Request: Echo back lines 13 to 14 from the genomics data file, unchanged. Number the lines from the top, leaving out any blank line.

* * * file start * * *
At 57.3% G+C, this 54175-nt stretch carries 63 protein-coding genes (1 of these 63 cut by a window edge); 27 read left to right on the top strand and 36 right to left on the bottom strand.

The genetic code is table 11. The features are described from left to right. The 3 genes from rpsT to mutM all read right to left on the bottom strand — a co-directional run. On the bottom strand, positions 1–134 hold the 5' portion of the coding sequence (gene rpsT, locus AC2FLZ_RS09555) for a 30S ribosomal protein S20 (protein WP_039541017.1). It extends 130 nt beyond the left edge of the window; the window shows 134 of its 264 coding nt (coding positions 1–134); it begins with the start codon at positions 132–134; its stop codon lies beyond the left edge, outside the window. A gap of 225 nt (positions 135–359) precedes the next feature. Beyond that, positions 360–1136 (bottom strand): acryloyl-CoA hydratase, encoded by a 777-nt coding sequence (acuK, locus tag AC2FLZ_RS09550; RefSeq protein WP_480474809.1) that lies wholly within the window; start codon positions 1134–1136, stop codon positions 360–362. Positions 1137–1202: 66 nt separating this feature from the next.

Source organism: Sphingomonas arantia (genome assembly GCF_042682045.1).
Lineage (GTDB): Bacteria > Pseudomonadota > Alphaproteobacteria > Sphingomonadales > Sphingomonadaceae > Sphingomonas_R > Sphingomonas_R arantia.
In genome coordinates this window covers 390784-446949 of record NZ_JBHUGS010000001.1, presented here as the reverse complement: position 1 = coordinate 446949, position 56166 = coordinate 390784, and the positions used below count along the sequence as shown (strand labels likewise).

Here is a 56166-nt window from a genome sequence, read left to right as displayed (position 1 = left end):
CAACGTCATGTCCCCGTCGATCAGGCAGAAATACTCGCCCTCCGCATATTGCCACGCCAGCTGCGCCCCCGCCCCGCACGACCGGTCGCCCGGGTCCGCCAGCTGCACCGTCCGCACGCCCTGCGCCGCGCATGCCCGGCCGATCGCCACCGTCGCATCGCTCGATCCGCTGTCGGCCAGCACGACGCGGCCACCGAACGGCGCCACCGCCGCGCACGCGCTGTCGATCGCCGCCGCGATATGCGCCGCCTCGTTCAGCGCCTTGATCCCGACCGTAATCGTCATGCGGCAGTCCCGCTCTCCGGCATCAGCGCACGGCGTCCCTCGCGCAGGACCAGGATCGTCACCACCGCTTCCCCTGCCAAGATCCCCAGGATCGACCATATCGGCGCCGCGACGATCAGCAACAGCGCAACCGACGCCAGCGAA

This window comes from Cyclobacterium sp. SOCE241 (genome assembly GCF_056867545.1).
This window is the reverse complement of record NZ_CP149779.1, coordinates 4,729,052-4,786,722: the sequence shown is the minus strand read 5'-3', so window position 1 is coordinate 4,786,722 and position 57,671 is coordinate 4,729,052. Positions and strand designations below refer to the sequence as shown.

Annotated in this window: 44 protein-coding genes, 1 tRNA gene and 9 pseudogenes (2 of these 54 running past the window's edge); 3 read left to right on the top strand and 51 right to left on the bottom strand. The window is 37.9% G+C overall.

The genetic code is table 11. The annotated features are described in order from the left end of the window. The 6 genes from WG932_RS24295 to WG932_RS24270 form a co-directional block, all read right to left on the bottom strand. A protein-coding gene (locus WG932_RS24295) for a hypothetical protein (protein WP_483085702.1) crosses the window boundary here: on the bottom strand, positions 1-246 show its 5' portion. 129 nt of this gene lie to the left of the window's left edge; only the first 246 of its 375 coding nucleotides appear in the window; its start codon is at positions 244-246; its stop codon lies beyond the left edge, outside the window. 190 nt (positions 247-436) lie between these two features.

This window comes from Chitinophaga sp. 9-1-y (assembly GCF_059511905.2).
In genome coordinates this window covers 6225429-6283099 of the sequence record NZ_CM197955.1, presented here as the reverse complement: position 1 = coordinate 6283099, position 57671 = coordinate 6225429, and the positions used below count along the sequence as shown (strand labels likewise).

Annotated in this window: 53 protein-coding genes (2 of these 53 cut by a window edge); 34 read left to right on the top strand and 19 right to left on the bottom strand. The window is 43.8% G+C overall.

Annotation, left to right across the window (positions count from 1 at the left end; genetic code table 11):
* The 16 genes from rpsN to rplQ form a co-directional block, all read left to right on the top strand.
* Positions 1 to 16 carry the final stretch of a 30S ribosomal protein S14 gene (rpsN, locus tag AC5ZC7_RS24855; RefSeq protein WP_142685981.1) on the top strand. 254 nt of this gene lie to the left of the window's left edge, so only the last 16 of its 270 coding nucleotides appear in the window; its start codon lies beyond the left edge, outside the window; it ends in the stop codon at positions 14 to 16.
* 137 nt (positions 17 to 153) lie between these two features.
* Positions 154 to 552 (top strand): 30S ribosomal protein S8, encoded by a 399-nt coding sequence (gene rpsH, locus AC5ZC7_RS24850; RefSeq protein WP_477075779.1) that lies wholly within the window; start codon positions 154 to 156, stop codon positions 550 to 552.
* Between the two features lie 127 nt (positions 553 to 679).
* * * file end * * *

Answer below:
In genome coordinates this window covers 6225429-6283099 of the sequence record NZ_CM197955.1, presented here as the reverse complement: position 1 = coordinate 6283099, position 57671 = coordinate 6225429, and the positions used below count along the sequence as shown (strand labels likewise).

Annotated in this window: 53 protein-coding genes (2 of these 53 cut by a window edge); 34 read left to right on the top strand and 19 right to left on the bottom strand. The window is 43.8% G+C overall.